Research Sails Ahead to a Brave New Future
If it wasn’t clear before the pandemic that our faculty have a deep humanitarian drive, the COVID-19 outbreak put that fact into sharper focus. The research currently underway is a part of building human and environmental resilience in the years to come.
According to Academic Analytics, our faculty ranks in the top 20 in publications per faculty member and in the top 30 in citations per faculty member among all US institutions. We highlight here a sampling of these faculty and their high-impact research, which continues to attract some of the best and brightest students from around the world who desire to make an impact across our four main research thrusts.
Advanced Infrastructure Materials
Fred N. Peebles Professor Dayakar Penumadu’s collaboration with IACMI—The Composites Institute is seeking to develop carbon fiber composite material solutions for new and existing civil engineering infrastructures. Much of our infrastructure is made of concrete, and Professor John Ma’s work in this area has led to one of his students, Debalina Ghosh, developing a promising new formula for a greener, faster-drying concrete that emits 62 percent less carbon than the industry standard.
With an eye for the next generation, Associate Professor Tim Truster, an NSF Early CAREER Award recipient, is developing multiscale models to understand how microstructure of metals contributes to fatigue failure. The next generation also needs protection from the aging nuclear stockpile, which is where Professor Khalid Alshibli’s research is directed. He joined 15 researchers in an alliance of universities and a $16.5 million research center funded by the US Department of Energy’s National Nuclear Security Administration to support the stockpile stewardship program.
Smart Building Systems
Assistant Professor Nicholas Wierschem was one of the college’s three NSF Early CAREER Award recipients in 2020. His award will help buildings stay safe in earthquakes with a device that sends the vibration into a rotational flywheel. Professor Qiang He and Assistant Professor Shuai Li are also focused on building safety, but with regard to buildings designed to limit the spread of infectious diseases.
Meanwhile, Assistant Professor Nick Zhou is investigating a number of nature-inspired material innovations to enhance the energy performance characteristics of building envelopes.
Environment (Water and Climate)
John D. Tickle Professor Joshua Fu’s work encompasses air pollution issues spanning from global nitrogen deposition to organic emissions from wildfires and includes impacts on public health, climate, agriculture production, and abatement strategies.
Associate Professor Jon Hathaway, an NSF Early CAREER Award recipient, continues his research on smart stormwater systems for climate resilience to help communities sense changes in weather, flows, and water quality and adapt stormwater system operation using active controls such as gates, valves, and pumps.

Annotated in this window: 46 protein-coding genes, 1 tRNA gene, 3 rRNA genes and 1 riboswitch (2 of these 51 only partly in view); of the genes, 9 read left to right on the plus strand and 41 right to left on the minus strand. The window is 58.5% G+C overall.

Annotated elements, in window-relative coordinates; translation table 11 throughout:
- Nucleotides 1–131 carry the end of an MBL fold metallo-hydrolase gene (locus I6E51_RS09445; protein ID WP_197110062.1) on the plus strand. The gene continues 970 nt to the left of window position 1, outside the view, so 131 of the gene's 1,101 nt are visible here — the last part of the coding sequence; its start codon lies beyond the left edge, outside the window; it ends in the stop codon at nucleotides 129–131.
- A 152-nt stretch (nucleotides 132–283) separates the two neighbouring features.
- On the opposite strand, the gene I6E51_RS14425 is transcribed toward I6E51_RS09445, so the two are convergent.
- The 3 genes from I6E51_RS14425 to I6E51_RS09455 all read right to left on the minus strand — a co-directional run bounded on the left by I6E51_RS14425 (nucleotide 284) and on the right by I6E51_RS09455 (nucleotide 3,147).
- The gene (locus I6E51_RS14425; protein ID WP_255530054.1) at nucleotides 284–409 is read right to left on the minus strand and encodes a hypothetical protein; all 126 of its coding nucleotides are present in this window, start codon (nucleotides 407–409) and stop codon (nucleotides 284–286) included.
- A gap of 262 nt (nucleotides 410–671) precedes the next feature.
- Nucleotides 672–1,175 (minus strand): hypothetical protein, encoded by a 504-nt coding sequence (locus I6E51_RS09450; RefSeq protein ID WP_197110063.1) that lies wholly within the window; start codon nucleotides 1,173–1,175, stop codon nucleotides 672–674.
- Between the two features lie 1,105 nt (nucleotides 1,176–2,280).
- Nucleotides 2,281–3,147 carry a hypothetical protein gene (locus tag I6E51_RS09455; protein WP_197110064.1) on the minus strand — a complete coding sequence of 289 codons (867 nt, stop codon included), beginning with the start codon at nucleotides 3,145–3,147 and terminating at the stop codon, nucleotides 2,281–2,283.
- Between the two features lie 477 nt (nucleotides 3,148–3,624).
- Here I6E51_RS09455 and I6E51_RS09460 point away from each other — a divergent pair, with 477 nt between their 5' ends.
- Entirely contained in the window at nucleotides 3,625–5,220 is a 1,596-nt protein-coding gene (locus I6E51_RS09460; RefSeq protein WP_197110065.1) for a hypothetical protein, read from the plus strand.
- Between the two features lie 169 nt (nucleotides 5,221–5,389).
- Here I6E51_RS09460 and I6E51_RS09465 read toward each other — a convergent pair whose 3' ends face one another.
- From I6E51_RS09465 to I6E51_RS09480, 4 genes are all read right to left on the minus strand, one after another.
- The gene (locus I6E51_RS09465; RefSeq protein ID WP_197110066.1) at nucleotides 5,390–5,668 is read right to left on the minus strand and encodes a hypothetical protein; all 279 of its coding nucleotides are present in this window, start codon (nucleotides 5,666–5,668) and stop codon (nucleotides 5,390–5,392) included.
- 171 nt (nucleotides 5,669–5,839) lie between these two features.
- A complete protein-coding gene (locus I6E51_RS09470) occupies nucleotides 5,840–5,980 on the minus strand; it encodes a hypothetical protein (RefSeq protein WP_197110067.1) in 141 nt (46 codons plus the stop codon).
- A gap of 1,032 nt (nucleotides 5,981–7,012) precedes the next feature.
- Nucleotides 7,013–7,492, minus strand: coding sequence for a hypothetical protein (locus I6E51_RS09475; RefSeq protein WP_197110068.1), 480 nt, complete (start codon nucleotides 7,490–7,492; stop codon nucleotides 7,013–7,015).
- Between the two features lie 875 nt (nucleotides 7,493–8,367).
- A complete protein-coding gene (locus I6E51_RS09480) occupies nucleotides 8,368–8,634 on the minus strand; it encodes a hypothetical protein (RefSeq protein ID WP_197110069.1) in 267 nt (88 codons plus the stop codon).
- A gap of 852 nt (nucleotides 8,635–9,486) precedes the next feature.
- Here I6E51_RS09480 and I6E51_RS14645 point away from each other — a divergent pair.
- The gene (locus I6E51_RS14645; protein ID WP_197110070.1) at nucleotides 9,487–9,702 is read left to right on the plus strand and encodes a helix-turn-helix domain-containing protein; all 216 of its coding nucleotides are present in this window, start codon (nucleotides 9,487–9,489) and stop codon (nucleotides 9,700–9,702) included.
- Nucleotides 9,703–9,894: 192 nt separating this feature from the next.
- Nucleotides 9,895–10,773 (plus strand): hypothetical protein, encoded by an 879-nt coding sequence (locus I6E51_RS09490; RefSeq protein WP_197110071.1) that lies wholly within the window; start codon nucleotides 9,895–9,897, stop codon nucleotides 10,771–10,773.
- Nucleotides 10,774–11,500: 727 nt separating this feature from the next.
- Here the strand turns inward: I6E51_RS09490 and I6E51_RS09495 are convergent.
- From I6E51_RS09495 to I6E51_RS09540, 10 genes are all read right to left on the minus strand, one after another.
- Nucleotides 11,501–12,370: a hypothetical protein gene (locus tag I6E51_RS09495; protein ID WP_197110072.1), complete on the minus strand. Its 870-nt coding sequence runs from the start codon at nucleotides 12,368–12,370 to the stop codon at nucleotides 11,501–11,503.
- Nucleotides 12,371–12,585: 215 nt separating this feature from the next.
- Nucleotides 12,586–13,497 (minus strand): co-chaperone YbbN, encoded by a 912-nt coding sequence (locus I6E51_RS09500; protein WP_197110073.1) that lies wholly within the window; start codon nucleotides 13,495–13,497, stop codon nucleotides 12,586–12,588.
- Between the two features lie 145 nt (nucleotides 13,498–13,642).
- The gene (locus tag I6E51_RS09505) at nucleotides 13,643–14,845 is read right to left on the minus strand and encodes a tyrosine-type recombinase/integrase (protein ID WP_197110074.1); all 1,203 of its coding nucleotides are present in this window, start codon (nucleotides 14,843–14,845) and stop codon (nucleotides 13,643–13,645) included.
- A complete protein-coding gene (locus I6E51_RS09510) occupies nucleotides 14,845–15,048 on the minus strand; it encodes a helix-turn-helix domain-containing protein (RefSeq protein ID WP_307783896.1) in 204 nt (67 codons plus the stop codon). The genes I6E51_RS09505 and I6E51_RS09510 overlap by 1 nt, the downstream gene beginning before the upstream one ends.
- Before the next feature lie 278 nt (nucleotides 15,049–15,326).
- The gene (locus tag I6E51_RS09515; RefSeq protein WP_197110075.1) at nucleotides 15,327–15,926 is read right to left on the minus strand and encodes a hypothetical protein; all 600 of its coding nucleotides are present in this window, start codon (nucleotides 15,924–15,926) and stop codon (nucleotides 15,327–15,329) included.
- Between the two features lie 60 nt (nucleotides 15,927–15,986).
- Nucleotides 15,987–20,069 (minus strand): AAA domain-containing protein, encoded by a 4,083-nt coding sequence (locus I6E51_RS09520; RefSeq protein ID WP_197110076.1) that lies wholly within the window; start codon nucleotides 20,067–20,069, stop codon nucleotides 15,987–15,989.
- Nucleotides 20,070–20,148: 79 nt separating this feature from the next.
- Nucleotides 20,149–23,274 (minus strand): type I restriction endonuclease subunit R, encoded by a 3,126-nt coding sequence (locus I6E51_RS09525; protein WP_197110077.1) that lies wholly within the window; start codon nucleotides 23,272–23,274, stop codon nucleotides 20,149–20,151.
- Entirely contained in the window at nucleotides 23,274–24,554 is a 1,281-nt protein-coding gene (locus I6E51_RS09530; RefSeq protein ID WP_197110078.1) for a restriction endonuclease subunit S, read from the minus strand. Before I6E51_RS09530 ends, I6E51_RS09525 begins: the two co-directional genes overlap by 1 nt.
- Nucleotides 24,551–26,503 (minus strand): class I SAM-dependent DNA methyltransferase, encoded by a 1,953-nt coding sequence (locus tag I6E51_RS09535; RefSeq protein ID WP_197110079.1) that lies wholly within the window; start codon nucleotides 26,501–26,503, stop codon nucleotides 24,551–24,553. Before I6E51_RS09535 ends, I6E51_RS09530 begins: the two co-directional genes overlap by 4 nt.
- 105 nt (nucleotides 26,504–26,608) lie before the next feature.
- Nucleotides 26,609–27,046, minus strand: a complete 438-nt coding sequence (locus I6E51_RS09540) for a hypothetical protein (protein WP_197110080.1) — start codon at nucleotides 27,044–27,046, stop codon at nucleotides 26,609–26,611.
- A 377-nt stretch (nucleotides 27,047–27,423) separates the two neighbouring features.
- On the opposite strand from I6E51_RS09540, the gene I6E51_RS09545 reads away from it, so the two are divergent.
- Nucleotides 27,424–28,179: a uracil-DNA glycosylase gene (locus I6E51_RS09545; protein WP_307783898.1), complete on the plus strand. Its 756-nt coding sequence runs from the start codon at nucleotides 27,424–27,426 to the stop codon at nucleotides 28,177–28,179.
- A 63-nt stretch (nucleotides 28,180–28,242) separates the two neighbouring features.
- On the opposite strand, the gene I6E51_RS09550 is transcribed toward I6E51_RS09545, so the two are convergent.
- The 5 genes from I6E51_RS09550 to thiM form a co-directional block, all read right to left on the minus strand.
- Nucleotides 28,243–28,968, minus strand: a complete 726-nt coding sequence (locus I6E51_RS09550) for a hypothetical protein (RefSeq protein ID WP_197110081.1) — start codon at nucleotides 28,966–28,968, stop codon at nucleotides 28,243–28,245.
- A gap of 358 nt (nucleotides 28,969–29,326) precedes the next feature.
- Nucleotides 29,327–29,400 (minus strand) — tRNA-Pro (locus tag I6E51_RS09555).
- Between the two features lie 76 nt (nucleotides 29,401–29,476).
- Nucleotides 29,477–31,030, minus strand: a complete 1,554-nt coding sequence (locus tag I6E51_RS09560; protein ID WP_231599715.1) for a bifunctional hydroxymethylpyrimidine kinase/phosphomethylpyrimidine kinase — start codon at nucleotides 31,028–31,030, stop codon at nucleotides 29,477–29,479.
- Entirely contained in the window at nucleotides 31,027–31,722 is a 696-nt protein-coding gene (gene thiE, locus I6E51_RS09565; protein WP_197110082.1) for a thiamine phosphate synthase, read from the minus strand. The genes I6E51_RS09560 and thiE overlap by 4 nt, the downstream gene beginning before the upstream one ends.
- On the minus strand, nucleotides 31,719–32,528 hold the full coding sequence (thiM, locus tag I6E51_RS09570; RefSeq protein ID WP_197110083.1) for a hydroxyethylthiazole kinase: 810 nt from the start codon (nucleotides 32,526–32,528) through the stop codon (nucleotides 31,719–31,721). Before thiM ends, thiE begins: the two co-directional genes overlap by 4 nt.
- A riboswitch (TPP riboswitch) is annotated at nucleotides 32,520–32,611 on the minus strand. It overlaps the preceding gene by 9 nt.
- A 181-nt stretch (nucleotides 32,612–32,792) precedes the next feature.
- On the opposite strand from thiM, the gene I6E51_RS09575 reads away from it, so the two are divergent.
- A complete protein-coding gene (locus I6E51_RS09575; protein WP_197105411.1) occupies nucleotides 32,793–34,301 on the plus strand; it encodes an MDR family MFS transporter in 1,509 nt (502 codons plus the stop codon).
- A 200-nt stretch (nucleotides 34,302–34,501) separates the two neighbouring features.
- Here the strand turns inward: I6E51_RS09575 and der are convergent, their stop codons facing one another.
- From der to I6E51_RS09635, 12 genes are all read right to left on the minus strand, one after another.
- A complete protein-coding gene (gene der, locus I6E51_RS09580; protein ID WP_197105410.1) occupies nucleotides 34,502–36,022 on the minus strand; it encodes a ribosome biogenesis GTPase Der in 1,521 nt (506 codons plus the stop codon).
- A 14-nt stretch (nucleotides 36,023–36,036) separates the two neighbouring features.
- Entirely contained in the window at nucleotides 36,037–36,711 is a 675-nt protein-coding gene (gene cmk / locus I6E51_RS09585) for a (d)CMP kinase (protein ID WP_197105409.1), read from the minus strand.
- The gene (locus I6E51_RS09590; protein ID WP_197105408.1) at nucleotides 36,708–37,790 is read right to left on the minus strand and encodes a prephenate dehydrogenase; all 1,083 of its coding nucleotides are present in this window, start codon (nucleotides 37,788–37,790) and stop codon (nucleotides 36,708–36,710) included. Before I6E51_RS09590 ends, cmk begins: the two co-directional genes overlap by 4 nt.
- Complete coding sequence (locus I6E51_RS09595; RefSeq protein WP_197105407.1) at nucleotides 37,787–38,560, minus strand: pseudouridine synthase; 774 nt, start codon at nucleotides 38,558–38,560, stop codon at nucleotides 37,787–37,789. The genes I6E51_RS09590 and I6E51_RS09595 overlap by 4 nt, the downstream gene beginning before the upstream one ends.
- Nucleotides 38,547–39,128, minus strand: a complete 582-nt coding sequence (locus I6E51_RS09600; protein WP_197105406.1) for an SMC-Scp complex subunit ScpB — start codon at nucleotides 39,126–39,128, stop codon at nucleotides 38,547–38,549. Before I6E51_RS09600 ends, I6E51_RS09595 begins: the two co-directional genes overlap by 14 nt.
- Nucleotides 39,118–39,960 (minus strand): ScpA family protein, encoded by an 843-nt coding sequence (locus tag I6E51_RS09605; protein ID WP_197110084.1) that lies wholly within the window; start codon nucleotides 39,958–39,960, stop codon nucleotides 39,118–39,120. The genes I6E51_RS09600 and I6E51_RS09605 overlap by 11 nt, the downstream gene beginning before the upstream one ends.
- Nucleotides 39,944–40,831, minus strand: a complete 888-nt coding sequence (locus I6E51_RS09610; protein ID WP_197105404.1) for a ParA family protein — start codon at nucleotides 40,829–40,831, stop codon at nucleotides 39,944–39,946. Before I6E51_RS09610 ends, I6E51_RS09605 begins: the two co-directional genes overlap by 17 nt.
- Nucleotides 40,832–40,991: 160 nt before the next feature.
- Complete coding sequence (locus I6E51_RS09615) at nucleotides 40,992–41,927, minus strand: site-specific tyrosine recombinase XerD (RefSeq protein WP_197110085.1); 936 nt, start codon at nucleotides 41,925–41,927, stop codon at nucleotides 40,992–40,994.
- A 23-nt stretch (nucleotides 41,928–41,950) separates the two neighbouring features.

Professor John S. Schwartz, director of the Tennessee Water Resources Research Center at UT’s Institute for a Secure and Sustainable Environment, is leading a multidecade study of atmospheric deposition and cycling of nutrients in the Great Smoky Mountains National Park.
UT–ORNL Governor’s Chair for Environmental Biotechnology Terry Hazen received the Environmental Research award from the American Society of Microbiology for his distinguished achievements. Most recently, he helped the entire UT community by devising a wastewater treatment testing program to detect the presence of the COVID-19 virus in buildings on campus. A positive hit would trigger a saliva test protocol devised by UT–ORNL Governor’s Chair for Microbiology and Civil and Environmental Engineering Frank Loeffler.
Transportation Infrastructure and Systems
Edwin G. Burdette Professor Baoshan Huang, among the world’s top 10 cited researchers in pavement materials, continues to research sustainability and new formulas for pavement that will take us into the second half of the century and beyond.
Research Professor David Greene, a senior fellow of UT’s Howard H. Baker Jr. Center for Public Policy, continues to forge policy research that outlines the road ahead to decarbonization of the transportation sector. But some roads lead to alternate transportation, which is gaining traction. This area is led by Assistant Professor Candace Brakewood and Professor Chris Cherry, who will be guiding UT’s partnership with a consortium led by Georgia Tech to address declining transit ridership and address critical transportation challenges facing the nation.
Transportation automation points to the not-so-distant future of automobiles. A new collaborative research project led by Beaman Professor Asad Khattak focuses on enhancing driver safety through experiments that identify and detect driver impairment. Professor Lee Han innovates by using crowdsourced traffic data to help the Tennessee Department of Transportation save taxpayer money while providing accurate real-time roadway information.